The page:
We hear stories of free food, ultimate frisbee pitches, Segways, foos ball tables and dog walkers, private shuttles, loaner bicycles, etc., etc., etc. - but it's true... we can't all be Google. We're not rolling in the green, our shareholders might not like it, or we're not in it for the money and our donors or benefactors might not like to see us feeding everyone lunch every day.
But if you think about it, we ask people to work every day during the prime hours. Sure, the kids are in school, but these are the same hours as the banks, doctors, dentists, car repair, etc.
So often when life crops up, we see our staff distracted, or even missing work to take care of things. That's not good for them and not good for us. Even if they make up the time or they're hourly and they go off the clock, it means that they're not available for meetings or phone calls, you might wait longer to hear back from them and don't even get me started about switching costs.
But if you demand the prime waking hours of your staff, isn't it possible that you can help make their lives a little easier? Here are some examples (some I've seen, some I'm just making up on the spot with no idea as to their overall feasibility). If you're a small shop, you might co-op with other small businesses for effectiveness.
These take a little work and perhaps a little time to maintain, but they sure beat saving it all up for a big party once a year. Your extroverts love those and your introverts suffer through them but everyone's thinking about how the work isn't going to do itself while they're sitting there and they're thinking about the cost and just wish they had a Starbucks gift card and could get back to work.
So, here's some ideas. I'd love to hear yours in the comments section below or your experiences with any of these ideas.
1. Employee Discounts - call local businesses and ask if they'll give discounts to your employees when they show their badge (your employees don't want no stinkin' badges? things like this might help). In exchange, the companies get regular coverage on your intranet/newsletter and bulletin boards around the office. And if they have services you can use (like catering), you can throw a little business their way. National businesses (like computer companies, cell phone providers, car rental companies, banks, insurance companies, etc., also love to offer discounts in exchange for the prospect of cheaper acquisition and retention costs)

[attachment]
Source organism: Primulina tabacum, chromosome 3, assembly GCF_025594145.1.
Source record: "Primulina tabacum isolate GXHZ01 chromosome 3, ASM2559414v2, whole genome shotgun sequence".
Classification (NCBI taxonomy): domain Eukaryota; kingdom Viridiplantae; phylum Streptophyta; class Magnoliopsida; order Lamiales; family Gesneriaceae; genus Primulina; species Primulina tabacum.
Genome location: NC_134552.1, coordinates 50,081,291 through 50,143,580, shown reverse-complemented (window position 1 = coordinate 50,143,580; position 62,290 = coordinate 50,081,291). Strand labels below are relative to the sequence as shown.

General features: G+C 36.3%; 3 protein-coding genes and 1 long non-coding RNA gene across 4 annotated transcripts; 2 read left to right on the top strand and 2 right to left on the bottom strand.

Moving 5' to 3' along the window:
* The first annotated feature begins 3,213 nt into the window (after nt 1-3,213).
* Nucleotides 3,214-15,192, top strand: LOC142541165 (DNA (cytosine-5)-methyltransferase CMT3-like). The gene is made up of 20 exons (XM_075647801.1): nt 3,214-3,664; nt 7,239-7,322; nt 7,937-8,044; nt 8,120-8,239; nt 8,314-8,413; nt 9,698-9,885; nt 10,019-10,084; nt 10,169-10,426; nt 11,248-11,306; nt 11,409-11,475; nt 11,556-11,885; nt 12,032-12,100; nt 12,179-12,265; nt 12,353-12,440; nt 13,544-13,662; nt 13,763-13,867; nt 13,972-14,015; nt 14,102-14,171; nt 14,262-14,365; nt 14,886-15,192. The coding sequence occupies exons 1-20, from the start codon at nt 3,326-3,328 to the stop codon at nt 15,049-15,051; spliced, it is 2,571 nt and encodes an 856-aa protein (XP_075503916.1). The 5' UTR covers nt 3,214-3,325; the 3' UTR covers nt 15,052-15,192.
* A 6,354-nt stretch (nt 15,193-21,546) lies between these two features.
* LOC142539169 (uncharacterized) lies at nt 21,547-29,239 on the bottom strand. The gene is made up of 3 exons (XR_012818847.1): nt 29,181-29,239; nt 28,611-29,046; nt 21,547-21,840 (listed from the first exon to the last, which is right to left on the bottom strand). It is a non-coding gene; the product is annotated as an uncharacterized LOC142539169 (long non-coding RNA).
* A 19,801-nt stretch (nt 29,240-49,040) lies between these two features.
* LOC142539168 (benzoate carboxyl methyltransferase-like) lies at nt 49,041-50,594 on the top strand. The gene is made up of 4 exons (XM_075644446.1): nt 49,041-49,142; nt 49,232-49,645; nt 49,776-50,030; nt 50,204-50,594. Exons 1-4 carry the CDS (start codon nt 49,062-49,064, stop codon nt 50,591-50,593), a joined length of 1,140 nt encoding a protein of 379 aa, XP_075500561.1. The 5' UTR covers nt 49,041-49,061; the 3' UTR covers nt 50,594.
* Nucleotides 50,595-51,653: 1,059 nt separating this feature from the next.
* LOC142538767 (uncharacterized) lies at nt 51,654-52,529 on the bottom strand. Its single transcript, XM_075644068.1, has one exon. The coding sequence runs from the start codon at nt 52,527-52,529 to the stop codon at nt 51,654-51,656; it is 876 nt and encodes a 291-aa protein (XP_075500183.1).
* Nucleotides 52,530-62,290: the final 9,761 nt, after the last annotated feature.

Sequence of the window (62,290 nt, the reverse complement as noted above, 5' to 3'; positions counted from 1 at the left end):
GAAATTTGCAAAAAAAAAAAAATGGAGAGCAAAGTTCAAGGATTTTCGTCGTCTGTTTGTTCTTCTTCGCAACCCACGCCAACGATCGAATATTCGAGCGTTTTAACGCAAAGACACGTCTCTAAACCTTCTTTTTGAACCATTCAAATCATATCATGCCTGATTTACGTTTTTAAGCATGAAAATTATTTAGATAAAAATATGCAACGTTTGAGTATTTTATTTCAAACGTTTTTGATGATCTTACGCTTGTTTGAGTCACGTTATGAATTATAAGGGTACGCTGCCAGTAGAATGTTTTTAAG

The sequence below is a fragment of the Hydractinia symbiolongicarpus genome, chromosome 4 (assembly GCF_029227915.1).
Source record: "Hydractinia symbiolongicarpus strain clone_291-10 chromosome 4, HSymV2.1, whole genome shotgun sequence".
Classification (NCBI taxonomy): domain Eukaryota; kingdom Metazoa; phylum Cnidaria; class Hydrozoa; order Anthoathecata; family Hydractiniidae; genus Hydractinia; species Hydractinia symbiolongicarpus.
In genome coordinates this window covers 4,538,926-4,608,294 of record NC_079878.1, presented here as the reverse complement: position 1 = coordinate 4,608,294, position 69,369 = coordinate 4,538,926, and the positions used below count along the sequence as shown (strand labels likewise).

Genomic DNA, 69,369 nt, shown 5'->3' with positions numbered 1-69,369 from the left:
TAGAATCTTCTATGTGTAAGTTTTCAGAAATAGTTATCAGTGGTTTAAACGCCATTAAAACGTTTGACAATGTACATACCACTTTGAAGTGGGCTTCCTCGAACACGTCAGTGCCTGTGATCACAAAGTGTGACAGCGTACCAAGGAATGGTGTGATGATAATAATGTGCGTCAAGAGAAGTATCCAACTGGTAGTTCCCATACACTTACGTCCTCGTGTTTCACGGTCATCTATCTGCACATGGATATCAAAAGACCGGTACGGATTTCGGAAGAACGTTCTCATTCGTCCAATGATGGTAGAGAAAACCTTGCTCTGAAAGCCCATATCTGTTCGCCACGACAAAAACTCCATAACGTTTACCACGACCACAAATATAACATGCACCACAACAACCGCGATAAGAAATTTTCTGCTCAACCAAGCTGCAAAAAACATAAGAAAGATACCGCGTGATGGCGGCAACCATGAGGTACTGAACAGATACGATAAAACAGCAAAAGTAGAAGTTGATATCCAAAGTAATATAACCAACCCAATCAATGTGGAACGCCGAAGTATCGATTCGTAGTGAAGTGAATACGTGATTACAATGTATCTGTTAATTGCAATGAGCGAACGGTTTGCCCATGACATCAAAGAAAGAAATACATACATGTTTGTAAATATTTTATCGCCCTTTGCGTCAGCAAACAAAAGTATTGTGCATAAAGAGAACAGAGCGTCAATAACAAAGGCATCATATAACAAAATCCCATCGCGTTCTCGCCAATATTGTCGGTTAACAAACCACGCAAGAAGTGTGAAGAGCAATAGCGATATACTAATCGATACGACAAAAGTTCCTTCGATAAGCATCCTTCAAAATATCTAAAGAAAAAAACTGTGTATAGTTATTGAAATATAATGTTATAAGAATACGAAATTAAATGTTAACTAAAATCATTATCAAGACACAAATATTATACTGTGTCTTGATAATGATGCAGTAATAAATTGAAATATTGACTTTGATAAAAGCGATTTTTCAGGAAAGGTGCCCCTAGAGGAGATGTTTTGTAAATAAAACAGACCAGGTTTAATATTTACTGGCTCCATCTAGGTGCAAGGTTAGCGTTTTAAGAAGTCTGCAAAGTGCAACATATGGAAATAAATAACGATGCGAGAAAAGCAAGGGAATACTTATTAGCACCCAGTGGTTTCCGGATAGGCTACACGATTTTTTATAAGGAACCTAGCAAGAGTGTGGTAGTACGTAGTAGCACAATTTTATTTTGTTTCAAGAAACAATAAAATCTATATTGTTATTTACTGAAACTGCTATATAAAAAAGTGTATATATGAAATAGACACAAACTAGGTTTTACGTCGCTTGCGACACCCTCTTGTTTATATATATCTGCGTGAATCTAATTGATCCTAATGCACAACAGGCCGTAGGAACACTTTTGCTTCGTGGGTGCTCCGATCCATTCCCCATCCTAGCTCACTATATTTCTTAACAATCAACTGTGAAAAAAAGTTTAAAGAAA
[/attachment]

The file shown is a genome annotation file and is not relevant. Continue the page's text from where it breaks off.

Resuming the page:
2. Pick-Up and Delivery - there are a number of companies that exist to help out here. From dry-cleaning to car repairs to groceries, you can get it delivered. Organize a dry cleaning day. Buy a rack, put it in the lobby and every Tuesday, people drop off their dry cleaning and every Tuesday on the way out they pick up their dry cleaning. The dry cleaner keeps their information on file for billing.
3. On-Site Services - similar deal - there are companies that will come on site and perform services, typically car-related, from windshield chip repair to oil changes and even car washes. Or massages or fitness classes. Your employees pay themselves, probably at a discounted rate and the companies come because they're guaranteed a minimum number of participants.
4. Landscaping - we can't all have "XBox Conference Rooms" but if you maintain your own campus, take a look around. Do you invite people outside? Have you got covered/shaded areas with clean seating that can be used for meetings/eating lunch outside? (Are they within your corporate wi-fi footprint?) Is there a space for a walking trail to promote health and provide sanity breaks? Don't just create a smoking area and call it good.
5. Recognition Perks - for simply the cost of a sign or two, do you have Employee of the Month parking spaces near the door? A little write-up on the company intranet/newsletter telling staff a little more about them. And on a more day-to-day basis, how does the company celebrate wins? I read this article a few years ago in Inc. that's stuck with me - when someone did something that was a win for the organization, several managers from other areas were required to send handwritten notes acknowledging what they'd done (in a way that proved the understood) and congratulating them. I don't have to tell you that after awhile it was no longer required because people just naturally did it. The company grew closer together, people started to have a better appreciation for other parts of the organization and people felt valued.
And that's what it's all about, right? Valuing your employees. Because let's face it, staffing is the biggest expense and retaining a great employee is much less expensive than recruiting and then training a replacement. We tend to overlook those real costs of asking people to cover while there's an open headcount, reduce their own productivity while training, just not to mention the value the open headcount isn't contributing to your organization.
Don't get me started on the whole term "Human Resources" - oops, too late - such a dehumanizing and impersonal term that puts the company first instead of the employee first. We don't consider our customers "Monetary Resources" - I feel we ought to be using terms like "Employee Resources" or "Personnel Support" or "Staffing Services" to remind everyone that this group's role is to help employees to be successful, not that they're like the supply cabinet full of interchangeable resources.
Oh, and that reserved parking space photo up there? It's nice, but it's not great. I'm guessing at this particular hospital, they never award this to the doctors, as they all have reserved parking closer to the building than this space. To me, that's a failure.